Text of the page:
I know, I might have just scared you with the idea of eating fat. Fat is good for you, fat is essential, your body needs fat. Way back in the 1970s a thing called the diet-heart hypothesis become very popular. This hypothesis pointed at fat, especially saturated fat at the big evil behind heart disease. The government even bought into this idea and in the late 70s presented the country with the first every dietary guidelines that told the American people to cut the consumption of fat in order to eliminate heart disease. I don’t know if any of you have been keeping up but that whole diet-heart hypothesis has been debunked. The American people did what they were told and cut their fats. This is exactly when the obesity epidemic really got started and heart disease continued to climb as the leading cause of death in both men and women.(3) Dietary fat, not even saturated fat is the bad guy. I could write an entire series on the health benefits of fat so I’m going to finish this off by saying, healthy fat is good for you and should be included (and enjoyed) as part of a well structured healthy eating and lifestyle plan.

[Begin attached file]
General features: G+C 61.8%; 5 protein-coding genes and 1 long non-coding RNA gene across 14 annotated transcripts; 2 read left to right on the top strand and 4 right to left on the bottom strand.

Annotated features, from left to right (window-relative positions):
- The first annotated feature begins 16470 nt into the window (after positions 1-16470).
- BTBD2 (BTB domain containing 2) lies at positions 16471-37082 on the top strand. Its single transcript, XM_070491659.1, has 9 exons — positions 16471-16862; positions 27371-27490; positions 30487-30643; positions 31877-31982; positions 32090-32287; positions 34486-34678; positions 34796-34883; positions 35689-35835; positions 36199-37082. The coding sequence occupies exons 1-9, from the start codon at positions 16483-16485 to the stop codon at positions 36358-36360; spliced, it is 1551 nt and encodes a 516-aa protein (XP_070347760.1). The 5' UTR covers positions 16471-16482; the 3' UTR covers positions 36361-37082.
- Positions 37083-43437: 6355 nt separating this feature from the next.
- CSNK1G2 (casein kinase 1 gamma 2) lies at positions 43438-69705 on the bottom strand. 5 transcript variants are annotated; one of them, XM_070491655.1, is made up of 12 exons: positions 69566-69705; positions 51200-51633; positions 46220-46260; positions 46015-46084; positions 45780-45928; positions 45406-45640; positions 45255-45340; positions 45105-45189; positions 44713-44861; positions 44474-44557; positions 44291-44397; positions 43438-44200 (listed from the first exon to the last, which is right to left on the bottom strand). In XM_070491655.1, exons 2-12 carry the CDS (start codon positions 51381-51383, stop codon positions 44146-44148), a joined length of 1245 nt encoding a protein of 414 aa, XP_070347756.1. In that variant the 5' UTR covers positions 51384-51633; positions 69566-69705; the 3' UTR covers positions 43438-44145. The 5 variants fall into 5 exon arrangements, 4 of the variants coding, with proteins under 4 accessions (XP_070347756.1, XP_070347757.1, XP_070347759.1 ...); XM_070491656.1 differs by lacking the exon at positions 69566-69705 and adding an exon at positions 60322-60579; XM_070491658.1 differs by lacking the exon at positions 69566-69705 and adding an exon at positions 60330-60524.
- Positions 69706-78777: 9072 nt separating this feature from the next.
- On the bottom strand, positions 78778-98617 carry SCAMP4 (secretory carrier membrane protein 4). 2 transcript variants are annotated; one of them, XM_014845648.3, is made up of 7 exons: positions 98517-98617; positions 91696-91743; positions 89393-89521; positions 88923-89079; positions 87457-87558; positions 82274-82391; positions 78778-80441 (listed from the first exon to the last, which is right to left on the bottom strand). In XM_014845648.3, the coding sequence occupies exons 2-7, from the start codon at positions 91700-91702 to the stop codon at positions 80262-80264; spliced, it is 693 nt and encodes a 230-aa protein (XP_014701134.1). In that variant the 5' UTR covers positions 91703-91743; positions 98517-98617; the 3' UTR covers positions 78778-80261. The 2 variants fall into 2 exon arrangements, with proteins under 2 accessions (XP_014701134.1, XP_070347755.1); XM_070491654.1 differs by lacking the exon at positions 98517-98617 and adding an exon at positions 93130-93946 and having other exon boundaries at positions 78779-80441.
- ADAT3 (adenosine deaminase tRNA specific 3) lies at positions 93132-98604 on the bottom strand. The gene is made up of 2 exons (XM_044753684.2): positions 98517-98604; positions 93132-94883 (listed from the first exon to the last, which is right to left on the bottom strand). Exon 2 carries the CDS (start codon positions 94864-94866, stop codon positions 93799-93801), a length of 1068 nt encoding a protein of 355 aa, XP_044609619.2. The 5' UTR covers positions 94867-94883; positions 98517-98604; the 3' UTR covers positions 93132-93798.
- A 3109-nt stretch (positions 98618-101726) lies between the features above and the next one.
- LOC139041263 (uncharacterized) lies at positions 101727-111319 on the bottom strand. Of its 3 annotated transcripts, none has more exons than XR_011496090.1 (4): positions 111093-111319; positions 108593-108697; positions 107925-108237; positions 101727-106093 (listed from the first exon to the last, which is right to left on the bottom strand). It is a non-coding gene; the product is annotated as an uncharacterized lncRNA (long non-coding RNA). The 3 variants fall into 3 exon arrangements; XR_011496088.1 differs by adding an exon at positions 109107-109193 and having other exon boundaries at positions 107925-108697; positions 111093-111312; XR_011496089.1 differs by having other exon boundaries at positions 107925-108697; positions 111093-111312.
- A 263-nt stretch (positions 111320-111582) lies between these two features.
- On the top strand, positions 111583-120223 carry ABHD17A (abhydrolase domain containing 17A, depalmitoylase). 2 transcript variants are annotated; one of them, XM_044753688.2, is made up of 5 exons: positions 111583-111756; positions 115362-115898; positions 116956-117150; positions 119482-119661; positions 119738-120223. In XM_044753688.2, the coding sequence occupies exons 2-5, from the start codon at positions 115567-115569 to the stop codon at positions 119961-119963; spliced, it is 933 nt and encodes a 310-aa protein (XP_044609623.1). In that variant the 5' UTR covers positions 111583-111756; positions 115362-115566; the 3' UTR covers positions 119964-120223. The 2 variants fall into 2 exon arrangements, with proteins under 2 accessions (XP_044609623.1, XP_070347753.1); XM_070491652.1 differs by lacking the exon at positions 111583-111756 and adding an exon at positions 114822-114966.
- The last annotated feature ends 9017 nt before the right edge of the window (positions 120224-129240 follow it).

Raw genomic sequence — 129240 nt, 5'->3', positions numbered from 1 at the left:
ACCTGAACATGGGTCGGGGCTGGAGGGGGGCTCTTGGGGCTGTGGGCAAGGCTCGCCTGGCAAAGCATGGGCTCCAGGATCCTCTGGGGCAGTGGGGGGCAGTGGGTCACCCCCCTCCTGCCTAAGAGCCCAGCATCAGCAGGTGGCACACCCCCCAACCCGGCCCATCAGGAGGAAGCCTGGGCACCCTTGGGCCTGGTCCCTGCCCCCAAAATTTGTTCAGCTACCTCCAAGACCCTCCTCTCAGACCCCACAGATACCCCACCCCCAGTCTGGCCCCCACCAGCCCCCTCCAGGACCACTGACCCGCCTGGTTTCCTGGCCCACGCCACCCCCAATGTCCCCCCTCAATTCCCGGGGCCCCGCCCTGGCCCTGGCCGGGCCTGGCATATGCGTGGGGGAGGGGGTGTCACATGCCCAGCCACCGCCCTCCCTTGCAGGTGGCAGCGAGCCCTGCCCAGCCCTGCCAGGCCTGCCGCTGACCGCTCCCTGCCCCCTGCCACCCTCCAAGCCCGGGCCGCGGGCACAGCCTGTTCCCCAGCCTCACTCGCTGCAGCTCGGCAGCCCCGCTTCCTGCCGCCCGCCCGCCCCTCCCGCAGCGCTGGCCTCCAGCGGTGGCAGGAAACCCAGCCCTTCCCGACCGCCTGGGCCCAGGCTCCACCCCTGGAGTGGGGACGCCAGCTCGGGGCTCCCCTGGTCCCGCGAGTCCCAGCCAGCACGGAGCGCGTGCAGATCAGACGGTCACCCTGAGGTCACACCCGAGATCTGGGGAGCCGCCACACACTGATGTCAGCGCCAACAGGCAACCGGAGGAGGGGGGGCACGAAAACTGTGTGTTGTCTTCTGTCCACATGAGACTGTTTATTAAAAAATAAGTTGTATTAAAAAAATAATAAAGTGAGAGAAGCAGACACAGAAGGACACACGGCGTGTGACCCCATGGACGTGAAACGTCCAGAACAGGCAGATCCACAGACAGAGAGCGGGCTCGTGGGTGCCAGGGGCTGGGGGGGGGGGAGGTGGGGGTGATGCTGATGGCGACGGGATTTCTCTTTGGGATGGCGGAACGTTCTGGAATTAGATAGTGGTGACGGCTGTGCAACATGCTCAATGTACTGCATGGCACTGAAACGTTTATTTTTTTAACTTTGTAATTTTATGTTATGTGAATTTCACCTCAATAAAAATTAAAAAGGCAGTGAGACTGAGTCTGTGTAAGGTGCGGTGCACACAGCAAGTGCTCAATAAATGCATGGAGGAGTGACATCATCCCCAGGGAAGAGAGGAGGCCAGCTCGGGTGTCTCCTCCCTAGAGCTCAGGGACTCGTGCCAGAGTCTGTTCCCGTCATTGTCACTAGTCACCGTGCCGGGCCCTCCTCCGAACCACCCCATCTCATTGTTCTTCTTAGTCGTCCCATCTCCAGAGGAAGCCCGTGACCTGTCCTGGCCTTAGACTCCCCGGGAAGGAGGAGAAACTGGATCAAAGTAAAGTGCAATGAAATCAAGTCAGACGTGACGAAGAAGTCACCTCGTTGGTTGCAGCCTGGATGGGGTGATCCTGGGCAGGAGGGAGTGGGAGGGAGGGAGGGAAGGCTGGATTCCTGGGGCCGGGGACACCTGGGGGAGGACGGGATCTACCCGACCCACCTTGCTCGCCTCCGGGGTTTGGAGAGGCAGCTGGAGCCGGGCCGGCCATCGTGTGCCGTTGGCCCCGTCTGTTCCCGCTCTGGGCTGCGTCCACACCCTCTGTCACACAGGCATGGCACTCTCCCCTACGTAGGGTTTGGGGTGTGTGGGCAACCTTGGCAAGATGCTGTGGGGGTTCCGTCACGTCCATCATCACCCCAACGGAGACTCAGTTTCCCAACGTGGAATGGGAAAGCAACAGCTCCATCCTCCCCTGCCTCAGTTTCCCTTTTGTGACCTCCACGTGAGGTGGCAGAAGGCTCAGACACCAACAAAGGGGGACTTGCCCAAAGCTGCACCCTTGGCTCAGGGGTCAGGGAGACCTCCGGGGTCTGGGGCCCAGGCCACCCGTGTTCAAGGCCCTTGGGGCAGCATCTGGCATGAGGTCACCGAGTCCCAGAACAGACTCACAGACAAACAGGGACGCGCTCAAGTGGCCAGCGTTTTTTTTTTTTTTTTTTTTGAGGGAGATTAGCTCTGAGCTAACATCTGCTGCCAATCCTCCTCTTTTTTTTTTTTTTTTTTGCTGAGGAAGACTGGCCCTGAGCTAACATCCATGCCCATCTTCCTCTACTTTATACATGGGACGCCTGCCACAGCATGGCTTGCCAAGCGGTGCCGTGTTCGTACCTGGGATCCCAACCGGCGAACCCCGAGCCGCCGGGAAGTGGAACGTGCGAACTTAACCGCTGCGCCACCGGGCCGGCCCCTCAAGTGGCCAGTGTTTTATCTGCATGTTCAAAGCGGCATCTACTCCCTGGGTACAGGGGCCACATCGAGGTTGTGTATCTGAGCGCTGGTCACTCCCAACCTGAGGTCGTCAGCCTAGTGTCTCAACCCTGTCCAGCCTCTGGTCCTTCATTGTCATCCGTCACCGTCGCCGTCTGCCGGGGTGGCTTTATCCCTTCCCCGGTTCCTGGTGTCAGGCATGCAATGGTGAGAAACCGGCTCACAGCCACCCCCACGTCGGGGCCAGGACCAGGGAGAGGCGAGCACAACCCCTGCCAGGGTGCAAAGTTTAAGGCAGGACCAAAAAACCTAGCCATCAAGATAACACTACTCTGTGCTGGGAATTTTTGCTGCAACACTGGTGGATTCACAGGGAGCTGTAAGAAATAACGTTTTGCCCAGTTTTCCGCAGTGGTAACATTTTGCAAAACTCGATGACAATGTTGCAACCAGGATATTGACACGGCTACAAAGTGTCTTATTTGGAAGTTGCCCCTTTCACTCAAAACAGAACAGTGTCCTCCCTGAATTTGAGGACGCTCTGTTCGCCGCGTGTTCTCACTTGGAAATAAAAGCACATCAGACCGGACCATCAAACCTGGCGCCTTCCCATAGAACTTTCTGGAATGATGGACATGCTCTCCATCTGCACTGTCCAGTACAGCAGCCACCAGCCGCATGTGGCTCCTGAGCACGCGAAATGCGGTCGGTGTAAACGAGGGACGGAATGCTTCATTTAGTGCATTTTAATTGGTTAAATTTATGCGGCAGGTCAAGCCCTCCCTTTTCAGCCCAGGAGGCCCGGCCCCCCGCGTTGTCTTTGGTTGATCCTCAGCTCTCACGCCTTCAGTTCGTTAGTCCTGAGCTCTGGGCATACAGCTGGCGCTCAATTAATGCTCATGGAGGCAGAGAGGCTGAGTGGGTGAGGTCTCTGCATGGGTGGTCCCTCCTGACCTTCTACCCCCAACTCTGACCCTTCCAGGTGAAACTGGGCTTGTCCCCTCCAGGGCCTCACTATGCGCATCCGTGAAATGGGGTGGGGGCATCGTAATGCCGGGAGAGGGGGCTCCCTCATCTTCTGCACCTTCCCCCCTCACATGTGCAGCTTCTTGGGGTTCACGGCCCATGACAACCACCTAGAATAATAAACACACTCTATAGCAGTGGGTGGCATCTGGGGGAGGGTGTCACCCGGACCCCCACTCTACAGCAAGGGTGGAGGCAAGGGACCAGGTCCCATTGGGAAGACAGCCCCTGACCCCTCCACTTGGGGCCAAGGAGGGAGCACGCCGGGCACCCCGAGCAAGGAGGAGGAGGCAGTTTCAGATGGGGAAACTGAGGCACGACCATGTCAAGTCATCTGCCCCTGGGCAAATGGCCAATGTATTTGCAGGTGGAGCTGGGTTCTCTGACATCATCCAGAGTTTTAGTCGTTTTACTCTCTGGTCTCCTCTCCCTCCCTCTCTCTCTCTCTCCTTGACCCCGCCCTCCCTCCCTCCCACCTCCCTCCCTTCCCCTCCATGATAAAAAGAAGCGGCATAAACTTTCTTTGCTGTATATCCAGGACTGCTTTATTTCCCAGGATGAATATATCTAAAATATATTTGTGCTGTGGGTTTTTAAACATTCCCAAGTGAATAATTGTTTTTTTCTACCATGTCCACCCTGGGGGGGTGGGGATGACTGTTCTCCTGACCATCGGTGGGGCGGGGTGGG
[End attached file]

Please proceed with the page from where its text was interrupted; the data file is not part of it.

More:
Change in macronutrients kicked off the obesity epidemic


This brings us to carbohydrates.

Carbohydrates are the sugars, starches and fibers found in fruits, grains, vegetables and milk products. (4)

There is a lot of information out there telling you that carbohydrates are essential to life. The American Diabetes Association refers to carbohydrates as the body’s main source of energy. As noted above, carbohydrates are sugars. If the body runs on sugar then carbohydrates would be an important energy source. The body actually prefers to run on fat (as mentioned in an earlier post) but if sugar is available that is an easier and more readily available source of energy so naturally the body will use the sugar. It’s odd that the American Diabetes Association focuses on sugar as the body’s main source of energy. Diabetics need to be very careful about the sugar in their diet. It would seem that focusing on fat at the primary energy source and avoiding sugar would be a logical suggestion for those suffering with both type 1 and type 2 diabetes but o.k.